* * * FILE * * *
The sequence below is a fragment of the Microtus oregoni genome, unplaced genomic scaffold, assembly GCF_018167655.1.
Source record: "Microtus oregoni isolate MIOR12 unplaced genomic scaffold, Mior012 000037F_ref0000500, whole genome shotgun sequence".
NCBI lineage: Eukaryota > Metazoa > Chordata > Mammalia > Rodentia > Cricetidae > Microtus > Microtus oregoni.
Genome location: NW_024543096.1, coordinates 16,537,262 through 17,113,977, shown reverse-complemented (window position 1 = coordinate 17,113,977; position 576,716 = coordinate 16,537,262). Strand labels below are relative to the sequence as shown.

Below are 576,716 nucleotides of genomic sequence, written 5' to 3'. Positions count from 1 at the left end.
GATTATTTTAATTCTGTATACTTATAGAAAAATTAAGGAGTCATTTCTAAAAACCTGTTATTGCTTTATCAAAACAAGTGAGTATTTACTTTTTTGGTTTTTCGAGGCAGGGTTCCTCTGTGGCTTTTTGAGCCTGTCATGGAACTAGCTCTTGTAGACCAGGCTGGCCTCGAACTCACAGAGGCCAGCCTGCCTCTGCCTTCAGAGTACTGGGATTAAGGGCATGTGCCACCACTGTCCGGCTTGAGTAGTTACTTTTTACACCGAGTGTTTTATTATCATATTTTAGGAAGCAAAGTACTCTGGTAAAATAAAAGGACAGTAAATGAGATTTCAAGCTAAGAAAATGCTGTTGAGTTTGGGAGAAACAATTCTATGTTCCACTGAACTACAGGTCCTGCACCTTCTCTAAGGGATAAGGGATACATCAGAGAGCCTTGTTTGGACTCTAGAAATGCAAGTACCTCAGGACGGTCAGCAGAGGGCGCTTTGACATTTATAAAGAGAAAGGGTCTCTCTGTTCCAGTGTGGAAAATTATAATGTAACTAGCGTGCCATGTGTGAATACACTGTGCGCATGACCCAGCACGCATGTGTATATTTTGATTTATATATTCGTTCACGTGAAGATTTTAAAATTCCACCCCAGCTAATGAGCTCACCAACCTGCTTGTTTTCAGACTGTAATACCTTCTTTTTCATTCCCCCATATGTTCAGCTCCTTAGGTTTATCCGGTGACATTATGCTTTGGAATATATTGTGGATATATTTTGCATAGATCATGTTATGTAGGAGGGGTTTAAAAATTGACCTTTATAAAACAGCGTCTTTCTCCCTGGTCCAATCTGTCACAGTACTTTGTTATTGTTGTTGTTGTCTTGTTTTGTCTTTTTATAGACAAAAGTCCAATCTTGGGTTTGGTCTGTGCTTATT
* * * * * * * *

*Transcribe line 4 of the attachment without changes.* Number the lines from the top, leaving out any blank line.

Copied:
Genome location: NW_024543096.1, coordinates 16,537,262 through 17,113,977, shown reverse-complemented (window position 1 = coordinate 17,113,977; position 576,716 = coordinate 16,537,262). Strand labels below are relative to the sequence as shown.